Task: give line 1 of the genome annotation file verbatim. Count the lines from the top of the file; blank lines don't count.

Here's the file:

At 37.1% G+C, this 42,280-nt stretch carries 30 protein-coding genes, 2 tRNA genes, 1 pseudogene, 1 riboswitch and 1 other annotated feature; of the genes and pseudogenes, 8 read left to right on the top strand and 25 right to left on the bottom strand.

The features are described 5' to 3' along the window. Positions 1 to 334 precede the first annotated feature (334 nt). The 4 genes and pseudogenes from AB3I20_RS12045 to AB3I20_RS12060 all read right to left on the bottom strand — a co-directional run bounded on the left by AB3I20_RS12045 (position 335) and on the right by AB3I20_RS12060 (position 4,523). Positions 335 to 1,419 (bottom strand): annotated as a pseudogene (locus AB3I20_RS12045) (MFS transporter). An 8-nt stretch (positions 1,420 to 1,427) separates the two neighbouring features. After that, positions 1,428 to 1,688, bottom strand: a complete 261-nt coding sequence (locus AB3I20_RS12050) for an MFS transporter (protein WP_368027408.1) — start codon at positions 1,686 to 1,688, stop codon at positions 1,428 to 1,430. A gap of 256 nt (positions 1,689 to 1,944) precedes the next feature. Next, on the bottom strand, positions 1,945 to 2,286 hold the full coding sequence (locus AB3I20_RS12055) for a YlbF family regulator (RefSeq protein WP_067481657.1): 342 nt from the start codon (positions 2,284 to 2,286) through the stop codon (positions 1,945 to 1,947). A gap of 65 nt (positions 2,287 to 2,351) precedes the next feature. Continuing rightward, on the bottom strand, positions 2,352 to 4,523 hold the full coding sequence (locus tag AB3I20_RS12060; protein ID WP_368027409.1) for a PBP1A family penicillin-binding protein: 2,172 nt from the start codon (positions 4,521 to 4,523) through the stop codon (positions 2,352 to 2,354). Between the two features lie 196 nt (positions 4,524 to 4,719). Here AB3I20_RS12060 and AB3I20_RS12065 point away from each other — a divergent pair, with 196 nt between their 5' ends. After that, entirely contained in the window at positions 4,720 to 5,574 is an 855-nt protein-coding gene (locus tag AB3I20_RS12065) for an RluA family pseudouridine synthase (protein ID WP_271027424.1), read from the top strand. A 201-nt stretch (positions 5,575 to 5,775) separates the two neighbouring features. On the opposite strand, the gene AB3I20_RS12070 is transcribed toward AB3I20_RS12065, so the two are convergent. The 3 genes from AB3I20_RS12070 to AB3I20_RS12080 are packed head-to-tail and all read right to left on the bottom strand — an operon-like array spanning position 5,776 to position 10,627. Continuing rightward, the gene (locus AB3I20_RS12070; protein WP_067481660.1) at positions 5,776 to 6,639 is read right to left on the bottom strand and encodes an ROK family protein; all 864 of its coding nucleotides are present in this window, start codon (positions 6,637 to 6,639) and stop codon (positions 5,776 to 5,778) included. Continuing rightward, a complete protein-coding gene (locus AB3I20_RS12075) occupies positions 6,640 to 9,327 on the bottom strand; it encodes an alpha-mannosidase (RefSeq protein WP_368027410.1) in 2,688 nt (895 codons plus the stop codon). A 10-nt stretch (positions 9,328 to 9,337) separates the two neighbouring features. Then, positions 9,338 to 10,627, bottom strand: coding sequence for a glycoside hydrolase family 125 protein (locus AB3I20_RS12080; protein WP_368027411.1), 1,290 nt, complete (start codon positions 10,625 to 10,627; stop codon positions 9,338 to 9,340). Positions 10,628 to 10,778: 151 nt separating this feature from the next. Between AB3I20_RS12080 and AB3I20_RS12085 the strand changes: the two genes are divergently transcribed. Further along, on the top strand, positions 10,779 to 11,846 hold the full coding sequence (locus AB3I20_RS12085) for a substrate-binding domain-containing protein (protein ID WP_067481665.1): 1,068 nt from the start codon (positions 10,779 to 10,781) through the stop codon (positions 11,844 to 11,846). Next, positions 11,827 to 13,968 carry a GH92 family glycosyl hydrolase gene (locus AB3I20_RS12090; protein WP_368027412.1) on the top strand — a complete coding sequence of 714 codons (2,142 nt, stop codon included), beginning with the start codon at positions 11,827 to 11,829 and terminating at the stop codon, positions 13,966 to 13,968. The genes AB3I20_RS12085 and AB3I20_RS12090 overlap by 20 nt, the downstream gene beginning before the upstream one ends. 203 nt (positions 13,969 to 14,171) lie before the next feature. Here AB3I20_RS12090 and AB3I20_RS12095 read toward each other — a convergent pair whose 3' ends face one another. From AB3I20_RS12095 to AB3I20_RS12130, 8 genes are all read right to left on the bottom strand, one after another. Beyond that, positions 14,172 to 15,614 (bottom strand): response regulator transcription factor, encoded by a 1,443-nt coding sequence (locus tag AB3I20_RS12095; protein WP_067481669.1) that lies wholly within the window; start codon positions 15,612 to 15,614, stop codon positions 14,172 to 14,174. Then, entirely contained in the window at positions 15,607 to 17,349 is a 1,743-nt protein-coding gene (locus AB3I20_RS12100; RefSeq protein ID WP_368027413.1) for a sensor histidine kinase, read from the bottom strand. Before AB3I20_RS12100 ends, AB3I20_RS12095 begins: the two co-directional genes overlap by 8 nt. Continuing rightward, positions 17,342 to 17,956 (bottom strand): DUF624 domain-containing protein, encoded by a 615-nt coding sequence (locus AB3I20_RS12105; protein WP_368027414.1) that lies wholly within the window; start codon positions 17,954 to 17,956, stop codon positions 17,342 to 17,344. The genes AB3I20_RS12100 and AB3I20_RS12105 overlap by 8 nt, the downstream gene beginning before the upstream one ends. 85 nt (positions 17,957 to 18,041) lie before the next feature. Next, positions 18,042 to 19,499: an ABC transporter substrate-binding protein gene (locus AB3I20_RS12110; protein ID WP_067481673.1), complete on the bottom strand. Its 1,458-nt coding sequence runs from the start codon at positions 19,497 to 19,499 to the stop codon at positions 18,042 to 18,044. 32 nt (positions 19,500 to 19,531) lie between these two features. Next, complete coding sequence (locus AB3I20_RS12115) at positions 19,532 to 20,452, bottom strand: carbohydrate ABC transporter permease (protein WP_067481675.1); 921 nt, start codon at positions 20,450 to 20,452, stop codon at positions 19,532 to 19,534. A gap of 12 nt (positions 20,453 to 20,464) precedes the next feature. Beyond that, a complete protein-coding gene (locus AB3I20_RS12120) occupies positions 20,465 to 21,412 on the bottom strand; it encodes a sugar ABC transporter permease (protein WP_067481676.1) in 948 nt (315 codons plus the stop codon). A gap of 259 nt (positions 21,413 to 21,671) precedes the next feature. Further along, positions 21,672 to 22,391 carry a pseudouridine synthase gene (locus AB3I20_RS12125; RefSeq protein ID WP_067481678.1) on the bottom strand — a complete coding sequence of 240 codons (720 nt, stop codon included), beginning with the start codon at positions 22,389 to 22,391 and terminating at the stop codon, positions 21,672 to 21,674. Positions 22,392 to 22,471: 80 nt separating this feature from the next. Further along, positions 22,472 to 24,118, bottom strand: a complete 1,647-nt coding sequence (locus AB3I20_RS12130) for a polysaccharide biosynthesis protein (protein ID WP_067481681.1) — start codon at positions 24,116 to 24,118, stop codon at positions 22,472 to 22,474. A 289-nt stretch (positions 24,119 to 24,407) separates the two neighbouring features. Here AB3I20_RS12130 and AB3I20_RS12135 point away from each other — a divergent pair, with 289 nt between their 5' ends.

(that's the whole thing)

At 37.1% G+C, this 42,280-nt stretch carries 30 protein-coding genes, 2 tRNA genes, 1 pseudogene, 1 riboswitch and 1 other annotated feature; of the genes and pseudogenes, 8 read left to right on the top strand and 25 right to left on the bottom strand.